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Mario Bautista, has been with the entertainment industry for more than 4 decades. He writes regular columns for People's Journal and Malaya.

Jun 23, 2017

Transformers: The Last Knight Review - Spectacular Special Effects But Often Incoherent And Incomprehensible

‘TRANSFORMERS: THE LAST KNIGHT’ is the fifth installment in the successful Michael Bay franchise after the very first “Transformers”, inspired by Hasbro toys in 2007, which was followed by “Revenge of the Fallen” in 2009, “Dark of the Moon” in 2011, and “Age of Extinction” in 2014. It’s overblown, overlong and chaotic at 2 and ½ boring hours and though the special effects are truly spectacular and so good in assaulting one’s senses, the hyperactive on screen goings on are often incoherent, incomprehensible and frankly, we just don’t care.

The 5th movie starts with a prologue during the Dark Ages and attempts to make a revisionist history of King Arthur, who just had another bad reincarnation on screen in the recent big flop that was “King Arthur: The Legend of the Sword”. It seems the Transformers first manifested themselves in the time of Camelot. Anthony Hopkins is the newest recruit in the cast and we really wonder what made him accept this movie. He utters a line in the movie that certainly applies to him aptly, he being a knight himself in real life: "Deep down inside, you begin to wonder: Has my life been wasted?”

We’re sure he already earned oodles of money playing Odin of Asgard in the “Thor” movies. Here, he plays Sir Edmund, an English lord who is the keeper of, believe it or not, the secret history of Transformers through various centuries. Do you know, for instance, that Hitler was actually killed by a good robot? Do you think you can buy that? And all the other nonsense in this movie?

Good Autobots vs. bad Decepticon robots are waging a war against each other. Optimus Prime has disappeared, floating around in space, and is turned into an evil robot by Quintessa, the ruler of Cybertron who hates our planet with a passion. Hopefully, he will ne able to get through his identity crisis. Then there’s a contest as to who will get hold of an all-powerful staff of life that has been hidden away for centuries. The staff can signal the end of life on Planet Earth and the eternal supremacy of Cybertron.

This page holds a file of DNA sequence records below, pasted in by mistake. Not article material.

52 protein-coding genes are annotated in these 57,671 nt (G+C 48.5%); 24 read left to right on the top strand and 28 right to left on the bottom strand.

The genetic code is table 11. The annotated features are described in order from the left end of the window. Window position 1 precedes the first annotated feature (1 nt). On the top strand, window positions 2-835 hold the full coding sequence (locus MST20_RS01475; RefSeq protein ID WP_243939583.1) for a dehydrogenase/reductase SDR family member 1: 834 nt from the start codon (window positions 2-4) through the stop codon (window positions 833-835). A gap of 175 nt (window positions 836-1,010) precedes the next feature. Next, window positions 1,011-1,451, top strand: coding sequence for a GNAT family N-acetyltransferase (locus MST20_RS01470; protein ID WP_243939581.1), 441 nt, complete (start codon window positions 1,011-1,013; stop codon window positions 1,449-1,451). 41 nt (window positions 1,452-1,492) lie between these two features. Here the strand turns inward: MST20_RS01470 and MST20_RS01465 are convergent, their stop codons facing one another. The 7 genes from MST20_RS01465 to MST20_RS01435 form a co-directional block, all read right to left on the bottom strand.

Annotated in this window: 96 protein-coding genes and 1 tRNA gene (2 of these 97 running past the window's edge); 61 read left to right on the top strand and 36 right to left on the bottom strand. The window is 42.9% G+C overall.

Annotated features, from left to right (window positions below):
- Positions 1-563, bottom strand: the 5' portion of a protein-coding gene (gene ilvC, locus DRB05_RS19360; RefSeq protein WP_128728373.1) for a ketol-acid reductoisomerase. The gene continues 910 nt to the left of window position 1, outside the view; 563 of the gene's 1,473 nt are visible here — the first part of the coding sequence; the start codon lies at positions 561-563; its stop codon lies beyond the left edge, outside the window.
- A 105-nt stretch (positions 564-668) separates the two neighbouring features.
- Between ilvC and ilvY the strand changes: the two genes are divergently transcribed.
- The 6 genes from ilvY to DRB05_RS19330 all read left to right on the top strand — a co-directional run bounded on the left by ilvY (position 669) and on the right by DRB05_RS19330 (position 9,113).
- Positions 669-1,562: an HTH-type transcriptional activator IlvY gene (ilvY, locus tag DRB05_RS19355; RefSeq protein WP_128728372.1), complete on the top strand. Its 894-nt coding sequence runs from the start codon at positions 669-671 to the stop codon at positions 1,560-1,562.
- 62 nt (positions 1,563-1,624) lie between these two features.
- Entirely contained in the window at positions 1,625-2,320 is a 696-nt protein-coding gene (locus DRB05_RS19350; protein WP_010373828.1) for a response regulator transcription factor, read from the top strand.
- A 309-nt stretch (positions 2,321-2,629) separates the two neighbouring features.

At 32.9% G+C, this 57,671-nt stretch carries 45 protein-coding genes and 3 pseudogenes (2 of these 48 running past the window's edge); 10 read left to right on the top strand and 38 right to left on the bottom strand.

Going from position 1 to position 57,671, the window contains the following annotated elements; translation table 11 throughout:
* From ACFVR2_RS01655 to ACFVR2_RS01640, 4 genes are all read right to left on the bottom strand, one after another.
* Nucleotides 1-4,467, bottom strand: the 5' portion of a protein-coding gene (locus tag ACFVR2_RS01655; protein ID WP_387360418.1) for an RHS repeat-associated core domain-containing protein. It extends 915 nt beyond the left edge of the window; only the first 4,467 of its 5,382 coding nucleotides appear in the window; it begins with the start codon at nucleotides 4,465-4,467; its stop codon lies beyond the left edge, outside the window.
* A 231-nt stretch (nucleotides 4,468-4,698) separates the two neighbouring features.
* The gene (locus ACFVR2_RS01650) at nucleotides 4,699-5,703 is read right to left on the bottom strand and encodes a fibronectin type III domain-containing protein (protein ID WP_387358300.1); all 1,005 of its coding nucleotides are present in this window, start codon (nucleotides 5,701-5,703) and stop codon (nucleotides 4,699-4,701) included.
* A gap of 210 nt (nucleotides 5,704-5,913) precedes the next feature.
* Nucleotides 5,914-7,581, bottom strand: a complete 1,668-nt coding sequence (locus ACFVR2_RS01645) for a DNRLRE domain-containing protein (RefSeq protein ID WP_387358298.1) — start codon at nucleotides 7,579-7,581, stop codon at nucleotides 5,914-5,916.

Mark Wahlberg returns as Cade, the American who’s the leader of the resistance who gets hold of a magical talisman that will help him a big deal in the final confrontation at the Stonehenge. He finds a romantic interest this time in Laura Haddock (Lucrezia in "Da Vinci's Demons") as Vivian, the Oxford professor with a mysterious lineage that links her to the all powerful staff. Aside from her, there’s also a teenage girl who survives the robot attacks on her city, Chicago, and becomes an ally of Wahlberg.

In the scenes set in 5th century Camelot, Stanley Tucci plays the Wizard Merlin, trying to provide some comic relief and failing miserably, along with John Turturro as Agent Simmons who is totally wasted in scenes showing him speaking desperately while in a pay phone in Cuba.

In other words, it’s all one big mess and Michael Bay tries to compensate the epic failures of his movie with relentless action scenes of metal crashing over metal, but this can be amusing only for a while and you’ll still prefer watching a good story with relatable characters that us viewers can connect with and which the movie sorely lacks. No wonder our grandson fell asleep while watching it. Hindi niya talaga kinaya.